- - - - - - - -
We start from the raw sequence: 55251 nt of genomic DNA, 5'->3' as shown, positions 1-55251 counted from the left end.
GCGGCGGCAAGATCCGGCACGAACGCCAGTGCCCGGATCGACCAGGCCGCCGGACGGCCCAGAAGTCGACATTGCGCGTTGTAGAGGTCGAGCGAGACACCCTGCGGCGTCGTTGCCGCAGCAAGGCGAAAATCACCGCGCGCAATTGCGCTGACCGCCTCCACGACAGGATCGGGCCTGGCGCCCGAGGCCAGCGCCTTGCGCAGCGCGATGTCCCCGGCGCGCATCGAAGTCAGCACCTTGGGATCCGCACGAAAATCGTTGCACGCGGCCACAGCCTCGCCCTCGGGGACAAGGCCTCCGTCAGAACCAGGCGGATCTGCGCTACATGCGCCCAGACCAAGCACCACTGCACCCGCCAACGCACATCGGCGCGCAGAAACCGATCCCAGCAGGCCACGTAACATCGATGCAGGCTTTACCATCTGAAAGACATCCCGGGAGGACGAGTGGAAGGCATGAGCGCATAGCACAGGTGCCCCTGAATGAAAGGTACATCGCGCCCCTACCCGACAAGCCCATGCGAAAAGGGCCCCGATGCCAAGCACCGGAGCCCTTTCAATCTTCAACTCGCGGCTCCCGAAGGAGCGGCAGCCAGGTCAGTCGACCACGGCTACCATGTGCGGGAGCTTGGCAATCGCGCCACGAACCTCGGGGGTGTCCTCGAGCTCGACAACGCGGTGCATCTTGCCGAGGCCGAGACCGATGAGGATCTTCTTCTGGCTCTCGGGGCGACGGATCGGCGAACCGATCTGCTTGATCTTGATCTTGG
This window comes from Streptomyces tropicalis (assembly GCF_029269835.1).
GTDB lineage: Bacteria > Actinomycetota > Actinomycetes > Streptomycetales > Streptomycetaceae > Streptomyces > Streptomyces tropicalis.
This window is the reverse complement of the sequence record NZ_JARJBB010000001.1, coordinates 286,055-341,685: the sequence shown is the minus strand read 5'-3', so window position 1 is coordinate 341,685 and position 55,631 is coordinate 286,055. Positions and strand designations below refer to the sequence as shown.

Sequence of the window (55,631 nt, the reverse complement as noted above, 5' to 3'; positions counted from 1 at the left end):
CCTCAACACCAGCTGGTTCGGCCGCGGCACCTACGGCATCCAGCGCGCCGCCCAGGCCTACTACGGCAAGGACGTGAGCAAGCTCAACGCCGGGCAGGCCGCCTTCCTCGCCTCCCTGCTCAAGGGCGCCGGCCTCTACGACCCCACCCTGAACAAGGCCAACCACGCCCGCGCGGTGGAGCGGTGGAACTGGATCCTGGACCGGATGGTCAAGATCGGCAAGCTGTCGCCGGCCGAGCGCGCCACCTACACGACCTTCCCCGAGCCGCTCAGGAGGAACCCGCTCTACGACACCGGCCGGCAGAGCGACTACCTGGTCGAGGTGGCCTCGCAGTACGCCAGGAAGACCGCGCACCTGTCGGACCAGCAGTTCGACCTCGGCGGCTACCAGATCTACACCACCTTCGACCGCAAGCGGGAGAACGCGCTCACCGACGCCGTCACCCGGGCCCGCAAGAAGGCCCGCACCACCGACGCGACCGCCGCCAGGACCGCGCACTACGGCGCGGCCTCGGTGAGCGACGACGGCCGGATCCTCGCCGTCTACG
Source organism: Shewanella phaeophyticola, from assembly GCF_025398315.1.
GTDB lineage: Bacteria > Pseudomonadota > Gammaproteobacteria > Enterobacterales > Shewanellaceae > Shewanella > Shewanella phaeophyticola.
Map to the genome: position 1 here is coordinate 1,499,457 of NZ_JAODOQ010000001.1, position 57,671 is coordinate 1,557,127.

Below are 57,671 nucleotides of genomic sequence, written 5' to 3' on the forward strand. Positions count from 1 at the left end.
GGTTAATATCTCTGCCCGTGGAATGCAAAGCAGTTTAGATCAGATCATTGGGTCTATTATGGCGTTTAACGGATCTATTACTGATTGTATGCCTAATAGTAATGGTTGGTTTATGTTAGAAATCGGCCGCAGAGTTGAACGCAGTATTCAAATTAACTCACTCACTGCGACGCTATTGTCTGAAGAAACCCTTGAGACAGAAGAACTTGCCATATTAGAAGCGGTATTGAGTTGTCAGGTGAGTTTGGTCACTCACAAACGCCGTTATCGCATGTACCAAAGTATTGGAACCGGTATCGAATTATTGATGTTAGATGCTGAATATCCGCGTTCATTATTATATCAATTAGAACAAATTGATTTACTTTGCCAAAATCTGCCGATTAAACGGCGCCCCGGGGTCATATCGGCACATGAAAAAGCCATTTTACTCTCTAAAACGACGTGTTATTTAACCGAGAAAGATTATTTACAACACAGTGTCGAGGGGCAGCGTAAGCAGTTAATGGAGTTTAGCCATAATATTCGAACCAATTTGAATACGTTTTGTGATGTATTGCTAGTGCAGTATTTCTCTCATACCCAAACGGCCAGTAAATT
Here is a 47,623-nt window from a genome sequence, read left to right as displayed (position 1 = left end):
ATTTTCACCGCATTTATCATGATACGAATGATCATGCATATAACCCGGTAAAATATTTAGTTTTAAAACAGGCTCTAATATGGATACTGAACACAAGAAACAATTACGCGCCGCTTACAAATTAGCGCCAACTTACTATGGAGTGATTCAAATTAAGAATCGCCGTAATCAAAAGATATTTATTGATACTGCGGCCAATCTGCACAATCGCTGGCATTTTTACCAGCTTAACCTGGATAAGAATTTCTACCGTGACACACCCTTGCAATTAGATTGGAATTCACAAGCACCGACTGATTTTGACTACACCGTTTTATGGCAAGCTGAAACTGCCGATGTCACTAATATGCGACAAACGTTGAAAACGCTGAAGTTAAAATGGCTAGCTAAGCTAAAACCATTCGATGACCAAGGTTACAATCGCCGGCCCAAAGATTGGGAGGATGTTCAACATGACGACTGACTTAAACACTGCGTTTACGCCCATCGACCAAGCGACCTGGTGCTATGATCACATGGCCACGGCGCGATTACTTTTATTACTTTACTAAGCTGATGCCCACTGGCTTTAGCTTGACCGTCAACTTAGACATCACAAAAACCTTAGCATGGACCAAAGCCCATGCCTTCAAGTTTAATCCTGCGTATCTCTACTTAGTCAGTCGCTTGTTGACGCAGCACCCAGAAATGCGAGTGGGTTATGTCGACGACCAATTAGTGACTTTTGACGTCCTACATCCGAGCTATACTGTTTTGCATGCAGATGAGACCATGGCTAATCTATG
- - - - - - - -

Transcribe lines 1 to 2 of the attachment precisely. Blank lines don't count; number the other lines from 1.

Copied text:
We start from the raw sequence: 55251 nt of genomic DNA, 5'->3' as shown, positions 1-55251 counted from the left end.
GCGGCGGCAAGATCCGGCACGAACGCCAGTGCCCGGATCGACCAGGCCGCCGGACGGCCCAGAAGTCGACATTGCGCGTTGTAGAGGTCGAGCGAGACACCCTGCGGCGTCGTTGCCGCAGCAAGGCGAAAATCACCGCGCGCAATTGCGCTGACCGCCTCCACGACAGGATCGGGCCTGGCGCCCGAGGCCAGCGCCTTGCGCAGCGCGATGTCCCCGGCGCGCATCGAAGTCAGCACCTTGGGATCCGCACGAAAATCGTTGCACGCGGCCACAGCCTCGCCCTCGGGGACAAGGCCTCCGTCAGAACCAGGCGGATCTGCGCTACATGCGCCCAGACCAAGCACCACTGCACCCGCCAACGCACATCGGCGCGCAGAAACCGATCCCAGCAGGCCACGTAACATCGATGCAGGCTTTACCATCTGAAAGACATCCCGGGAGGACGAGTGGAAGGCATGAGCGCATAGCACAGGTGCCCCTGAATGAAAGGTACATCGCGCCCCTACCCGACAAGCCCATGCGAAAAGGGCCCCGATGCCAAGCACCGGAGCCCTTTCAATCTTCAACTCGCGGCTCCCGAAGGAGCGGCAGCCAGGTCAGTCGACCACGGCTACCATGTGCGGGAGCTTGGCAATCGCGCCACGAACCTCGGGGGTGTCCTCGAGCTCGACAACGCGGTGCATCTTGCCGAGGCCGAGACCGATGAGGATCTTCTTCTGGCTCTCGGGGCGACGGATCGGCGAACCGATCTGCTTGATCTTGATCTTGG